June 2015
Volume 56, Issue 7
ARVO Annual Meeting Abstract  |   June 2015
A dual function for miR-126 in choroidal neovascularization
Author Affiliations & Notes
  • Shusheng Wang
    Cell Molecular Biology and Ophthalmology, Tulane University, New Orleans, LA
  • Footnotes
    Commercial Relationships Shusheng Wang, UT Southwestern Medical Center (P)
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    Support None
Investigative Ophthalmology & Visual Science June 2015, Vol.56, 43. doi:
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      Shusheng Wang; A dual function for miR-126 in choroidal neovascularization. Invest. Ophthalmol. Vis. Sci. 2015;56(7 ):43.

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      © ARVO (1962-2015); The Authors (2016-present)

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Purpose: Studies from our lab and others have shown that microRNAs (miRNAs or miRs) are pivotal modulators of vascular development and disease. Particularly, using the miR-126 knockout mice we generated, we have found that miR-126 is required for angiogenesis and vascular integrity in vivo. The purpose of the current study is to characterize the retinal phenotype of miR-126 knockout mice, as well testing the effect of miR-126 overexpression and knockdown in a laser-induced choroidal neovascularization (CNV) model. We hypothesize that miR-126 has cell-type specific functions based on the expression level of its regulated genes in different cell types.

Methods: Knockout mice, laser injury AMD model, in vivo miRNA mimic and anti-miR delivery methods, as well as in vitro systems using retinal pigment epithelial cells (RPE) and endothelial cells (EC) were used to dissect the function of miR-126 in retinal vascular development and CNV.<br />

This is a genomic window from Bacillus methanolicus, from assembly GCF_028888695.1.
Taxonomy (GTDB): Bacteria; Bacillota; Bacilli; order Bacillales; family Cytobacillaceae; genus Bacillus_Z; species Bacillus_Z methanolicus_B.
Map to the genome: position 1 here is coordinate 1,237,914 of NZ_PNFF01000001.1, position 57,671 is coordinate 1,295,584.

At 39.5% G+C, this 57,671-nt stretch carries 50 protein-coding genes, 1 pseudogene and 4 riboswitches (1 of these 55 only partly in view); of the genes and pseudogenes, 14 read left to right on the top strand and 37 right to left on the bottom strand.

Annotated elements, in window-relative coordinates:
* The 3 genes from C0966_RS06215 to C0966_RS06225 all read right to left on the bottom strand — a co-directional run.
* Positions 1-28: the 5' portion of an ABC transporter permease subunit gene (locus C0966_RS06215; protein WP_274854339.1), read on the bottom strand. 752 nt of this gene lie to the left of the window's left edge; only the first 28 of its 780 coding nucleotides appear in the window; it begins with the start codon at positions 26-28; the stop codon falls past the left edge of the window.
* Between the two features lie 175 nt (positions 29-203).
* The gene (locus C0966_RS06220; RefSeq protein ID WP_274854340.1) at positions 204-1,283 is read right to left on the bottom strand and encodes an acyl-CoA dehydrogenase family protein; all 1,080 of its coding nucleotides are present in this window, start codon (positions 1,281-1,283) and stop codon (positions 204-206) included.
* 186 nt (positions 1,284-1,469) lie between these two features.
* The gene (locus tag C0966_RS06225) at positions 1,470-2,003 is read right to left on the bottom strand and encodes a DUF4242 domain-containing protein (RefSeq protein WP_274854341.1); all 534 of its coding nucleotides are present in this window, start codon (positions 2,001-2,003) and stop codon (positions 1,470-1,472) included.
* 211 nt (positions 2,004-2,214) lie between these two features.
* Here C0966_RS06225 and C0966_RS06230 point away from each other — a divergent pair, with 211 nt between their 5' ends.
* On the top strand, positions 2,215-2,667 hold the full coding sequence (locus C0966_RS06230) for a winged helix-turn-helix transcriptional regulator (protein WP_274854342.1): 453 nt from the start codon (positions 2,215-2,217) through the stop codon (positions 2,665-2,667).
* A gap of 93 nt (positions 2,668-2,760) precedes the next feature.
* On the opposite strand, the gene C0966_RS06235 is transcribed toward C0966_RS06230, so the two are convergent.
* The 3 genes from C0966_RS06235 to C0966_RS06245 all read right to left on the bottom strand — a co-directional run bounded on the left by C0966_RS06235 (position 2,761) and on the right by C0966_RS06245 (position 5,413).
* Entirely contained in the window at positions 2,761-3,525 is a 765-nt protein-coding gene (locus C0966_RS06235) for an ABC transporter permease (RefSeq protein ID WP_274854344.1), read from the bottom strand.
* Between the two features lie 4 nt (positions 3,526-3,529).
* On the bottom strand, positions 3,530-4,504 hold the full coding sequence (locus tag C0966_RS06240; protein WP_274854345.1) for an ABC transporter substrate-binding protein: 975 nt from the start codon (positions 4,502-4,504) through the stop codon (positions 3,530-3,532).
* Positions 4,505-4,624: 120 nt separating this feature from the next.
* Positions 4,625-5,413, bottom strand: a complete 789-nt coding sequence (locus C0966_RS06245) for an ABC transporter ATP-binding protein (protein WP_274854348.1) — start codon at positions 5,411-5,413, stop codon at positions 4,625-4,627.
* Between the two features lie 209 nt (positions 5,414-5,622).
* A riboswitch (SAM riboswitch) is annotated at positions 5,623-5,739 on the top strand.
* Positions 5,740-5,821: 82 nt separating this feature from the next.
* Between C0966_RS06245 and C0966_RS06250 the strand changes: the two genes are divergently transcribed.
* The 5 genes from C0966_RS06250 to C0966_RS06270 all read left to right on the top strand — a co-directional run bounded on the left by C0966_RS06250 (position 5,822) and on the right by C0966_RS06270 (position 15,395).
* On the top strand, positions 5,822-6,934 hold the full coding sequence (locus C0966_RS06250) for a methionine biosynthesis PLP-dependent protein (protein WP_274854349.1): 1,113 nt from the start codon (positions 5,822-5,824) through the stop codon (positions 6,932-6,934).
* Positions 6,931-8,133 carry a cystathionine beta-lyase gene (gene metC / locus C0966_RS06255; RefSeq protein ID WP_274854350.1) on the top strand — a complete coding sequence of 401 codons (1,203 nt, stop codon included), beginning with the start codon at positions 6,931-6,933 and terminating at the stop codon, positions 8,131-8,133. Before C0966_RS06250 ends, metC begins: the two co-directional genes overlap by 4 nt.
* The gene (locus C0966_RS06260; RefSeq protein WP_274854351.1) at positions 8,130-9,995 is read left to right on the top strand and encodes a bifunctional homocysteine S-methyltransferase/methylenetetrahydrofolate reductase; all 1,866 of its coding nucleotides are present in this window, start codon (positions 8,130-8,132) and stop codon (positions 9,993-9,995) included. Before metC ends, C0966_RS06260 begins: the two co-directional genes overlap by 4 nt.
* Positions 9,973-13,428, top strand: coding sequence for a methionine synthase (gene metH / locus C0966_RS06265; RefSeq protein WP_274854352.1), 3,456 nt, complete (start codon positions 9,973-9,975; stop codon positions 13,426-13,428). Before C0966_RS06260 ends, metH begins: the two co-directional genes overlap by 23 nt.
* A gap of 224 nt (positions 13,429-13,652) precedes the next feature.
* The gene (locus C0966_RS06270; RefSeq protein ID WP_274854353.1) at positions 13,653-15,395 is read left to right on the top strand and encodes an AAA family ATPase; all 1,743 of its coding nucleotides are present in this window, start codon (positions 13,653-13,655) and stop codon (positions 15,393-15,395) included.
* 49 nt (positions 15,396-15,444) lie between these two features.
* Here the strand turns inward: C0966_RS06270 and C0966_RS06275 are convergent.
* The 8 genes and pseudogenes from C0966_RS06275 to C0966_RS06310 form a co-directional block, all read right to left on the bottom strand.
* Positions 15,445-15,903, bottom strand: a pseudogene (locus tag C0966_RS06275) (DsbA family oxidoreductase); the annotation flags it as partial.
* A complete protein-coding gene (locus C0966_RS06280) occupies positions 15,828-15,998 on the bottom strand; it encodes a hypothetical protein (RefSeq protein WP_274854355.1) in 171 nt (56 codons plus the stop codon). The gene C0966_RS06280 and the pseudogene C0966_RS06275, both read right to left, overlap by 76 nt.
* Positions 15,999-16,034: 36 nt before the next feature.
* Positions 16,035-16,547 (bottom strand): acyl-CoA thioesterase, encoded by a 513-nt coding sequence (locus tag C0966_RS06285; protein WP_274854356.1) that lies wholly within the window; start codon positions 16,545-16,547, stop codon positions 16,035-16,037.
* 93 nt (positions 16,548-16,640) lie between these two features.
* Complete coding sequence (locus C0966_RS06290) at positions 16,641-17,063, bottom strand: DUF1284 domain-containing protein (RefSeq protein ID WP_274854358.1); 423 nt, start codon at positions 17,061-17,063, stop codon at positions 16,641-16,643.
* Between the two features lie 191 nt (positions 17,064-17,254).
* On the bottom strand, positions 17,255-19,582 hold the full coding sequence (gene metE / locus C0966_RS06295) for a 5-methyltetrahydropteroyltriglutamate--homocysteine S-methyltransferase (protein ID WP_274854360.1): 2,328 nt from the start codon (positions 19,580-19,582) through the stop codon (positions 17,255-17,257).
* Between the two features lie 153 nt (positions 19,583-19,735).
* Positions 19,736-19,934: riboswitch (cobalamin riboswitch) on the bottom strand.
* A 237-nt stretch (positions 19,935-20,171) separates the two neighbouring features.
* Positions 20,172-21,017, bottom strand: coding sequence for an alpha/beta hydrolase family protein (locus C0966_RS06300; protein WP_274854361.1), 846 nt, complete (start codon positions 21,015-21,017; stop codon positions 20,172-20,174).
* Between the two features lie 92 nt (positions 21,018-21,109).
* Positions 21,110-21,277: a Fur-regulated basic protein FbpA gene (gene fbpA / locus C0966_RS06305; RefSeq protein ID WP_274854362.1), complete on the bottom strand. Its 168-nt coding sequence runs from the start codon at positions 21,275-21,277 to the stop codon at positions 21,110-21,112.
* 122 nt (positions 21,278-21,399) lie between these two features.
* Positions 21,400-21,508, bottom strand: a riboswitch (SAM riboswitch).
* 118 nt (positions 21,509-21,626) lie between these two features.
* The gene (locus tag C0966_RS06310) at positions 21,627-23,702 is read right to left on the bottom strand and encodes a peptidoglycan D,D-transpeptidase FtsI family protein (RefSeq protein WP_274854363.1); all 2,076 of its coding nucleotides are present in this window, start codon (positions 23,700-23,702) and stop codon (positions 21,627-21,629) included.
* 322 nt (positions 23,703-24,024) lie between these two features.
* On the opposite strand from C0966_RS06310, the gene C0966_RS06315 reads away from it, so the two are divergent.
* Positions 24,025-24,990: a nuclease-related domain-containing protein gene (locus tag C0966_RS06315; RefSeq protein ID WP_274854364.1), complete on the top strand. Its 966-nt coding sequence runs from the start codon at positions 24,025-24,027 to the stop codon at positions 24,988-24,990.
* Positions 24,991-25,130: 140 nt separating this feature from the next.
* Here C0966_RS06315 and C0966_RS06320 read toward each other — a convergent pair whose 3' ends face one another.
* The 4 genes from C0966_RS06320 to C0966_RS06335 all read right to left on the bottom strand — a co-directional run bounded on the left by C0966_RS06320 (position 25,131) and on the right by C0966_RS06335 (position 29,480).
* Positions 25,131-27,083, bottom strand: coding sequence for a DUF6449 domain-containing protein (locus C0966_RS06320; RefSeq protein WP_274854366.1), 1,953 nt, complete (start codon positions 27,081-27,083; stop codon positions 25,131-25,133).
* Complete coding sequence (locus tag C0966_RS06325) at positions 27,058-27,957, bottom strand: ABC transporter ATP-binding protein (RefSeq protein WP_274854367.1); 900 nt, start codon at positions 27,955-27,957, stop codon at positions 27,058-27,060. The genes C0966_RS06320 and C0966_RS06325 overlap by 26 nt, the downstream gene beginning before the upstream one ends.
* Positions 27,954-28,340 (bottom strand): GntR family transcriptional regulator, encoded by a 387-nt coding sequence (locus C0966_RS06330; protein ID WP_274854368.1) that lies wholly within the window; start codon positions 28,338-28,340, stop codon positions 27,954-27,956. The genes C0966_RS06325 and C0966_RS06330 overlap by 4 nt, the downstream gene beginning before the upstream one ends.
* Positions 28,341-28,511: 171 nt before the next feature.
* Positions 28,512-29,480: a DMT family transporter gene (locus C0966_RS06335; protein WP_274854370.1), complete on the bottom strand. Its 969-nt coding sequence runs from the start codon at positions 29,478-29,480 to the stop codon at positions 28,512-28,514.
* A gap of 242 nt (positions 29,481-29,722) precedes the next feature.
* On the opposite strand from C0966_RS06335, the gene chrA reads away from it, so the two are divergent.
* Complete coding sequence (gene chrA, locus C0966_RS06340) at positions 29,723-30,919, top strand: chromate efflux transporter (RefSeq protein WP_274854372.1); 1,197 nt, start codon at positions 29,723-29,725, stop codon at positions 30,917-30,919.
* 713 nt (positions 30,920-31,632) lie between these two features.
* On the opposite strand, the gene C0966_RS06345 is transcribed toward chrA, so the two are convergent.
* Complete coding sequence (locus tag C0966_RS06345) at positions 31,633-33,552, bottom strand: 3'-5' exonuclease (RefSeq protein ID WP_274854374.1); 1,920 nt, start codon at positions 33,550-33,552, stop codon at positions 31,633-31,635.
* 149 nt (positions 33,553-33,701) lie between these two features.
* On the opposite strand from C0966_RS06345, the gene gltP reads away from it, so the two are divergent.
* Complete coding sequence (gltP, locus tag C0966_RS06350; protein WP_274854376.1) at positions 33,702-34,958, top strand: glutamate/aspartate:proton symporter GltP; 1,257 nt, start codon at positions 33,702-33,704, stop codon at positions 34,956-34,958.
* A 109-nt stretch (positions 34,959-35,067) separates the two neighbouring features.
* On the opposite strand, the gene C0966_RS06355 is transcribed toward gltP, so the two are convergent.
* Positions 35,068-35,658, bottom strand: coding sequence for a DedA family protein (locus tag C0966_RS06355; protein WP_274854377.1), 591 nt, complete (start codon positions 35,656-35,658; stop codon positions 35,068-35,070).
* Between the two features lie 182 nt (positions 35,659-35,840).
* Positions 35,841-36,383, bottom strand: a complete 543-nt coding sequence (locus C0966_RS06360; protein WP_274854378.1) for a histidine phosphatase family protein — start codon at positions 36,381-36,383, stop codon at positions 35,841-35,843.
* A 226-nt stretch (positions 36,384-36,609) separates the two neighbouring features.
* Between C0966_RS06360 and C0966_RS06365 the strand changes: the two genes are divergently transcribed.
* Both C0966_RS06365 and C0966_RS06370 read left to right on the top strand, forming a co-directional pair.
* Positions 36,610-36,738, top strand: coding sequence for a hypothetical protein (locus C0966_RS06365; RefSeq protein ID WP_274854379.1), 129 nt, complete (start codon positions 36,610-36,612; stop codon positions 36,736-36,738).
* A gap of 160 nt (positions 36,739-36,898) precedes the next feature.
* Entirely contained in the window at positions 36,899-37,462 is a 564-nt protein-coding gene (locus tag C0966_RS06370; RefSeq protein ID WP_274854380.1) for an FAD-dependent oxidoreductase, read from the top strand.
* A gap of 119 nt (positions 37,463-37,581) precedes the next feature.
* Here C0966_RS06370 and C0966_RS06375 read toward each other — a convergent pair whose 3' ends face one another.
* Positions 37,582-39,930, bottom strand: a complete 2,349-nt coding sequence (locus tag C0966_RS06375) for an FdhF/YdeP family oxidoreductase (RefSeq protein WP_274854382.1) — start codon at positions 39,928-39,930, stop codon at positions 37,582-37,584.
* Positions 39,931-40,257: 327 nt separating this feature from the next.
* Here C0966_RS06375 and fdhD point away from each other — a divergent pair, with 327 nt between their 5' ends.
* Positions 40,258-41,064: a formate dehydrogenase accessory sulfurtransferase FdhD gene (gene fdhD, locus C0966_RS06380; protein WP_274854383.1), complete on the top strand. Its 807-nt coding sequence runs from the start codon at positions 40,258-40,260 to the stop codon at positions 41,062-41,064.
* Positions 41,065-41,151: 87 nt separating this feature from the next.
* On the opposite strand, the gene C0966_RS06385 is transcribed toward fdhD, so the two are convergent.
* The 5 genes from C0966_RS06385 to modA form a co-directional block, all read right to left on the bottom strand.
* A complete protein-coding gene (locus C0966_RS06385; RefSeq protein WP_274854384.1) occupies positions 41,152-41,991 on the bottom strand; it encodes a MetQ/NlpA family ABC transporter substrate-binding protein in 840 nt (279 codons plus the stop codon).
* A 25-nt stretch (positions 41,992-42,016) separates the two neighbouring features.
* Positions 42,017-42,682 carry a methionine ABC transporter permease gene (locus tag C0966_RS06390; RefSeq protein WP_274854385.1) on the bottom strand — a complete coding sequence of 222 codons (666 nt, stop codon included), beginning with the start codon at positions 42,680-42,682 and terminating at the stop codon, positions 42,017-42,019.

Results: Our results provide evidence for a critical role for miR-126 in retinal vascular development but dual function of miR-126 in CNV. miR-126 knockout mice showed significant delay in postnatal retinal vascular sprouting, and displayed focal choroidal deficiency in the adults. Both inhibition of miR-126 expression by LNA-antimiR and overexpression of miR-126 by miRNA mimic repressed laser-induced CNV. To dissect the mechanism underlying the phenotype, we found that miR-126 is highly expressed in the EC cells, but also lowly in the RPE cells. In ECs, we have shown that miR-126 is required for MAPK and AKT signaling in response to angiogenic factors. However, in RPE cells, miR-126 targets VEGF by two independent mechanisms. Overexpression of miR-126 in RPE cells repressed the promoter activity and therefore the expression of αB-Crystallin, which in turn repressed VEGF protein level. miR-126 also targeted VEGF 3’-untranslated region, therefore directly repressed VEGF protein synthesis. Overexpression of miR-126 mimic repressed VEGF expression in the RPE cells, at least partly accounting for the surprising phenotype of miR-126 overexpression.<br />

Conclusions: These findings demonstrate miR-126 has dual function in ocular angiogenesis due to the differential expression level of miR-126 and its regulated genes in EC and RPE cells, suggesting a cell-type specific function of miR-126 in the mouse retina.


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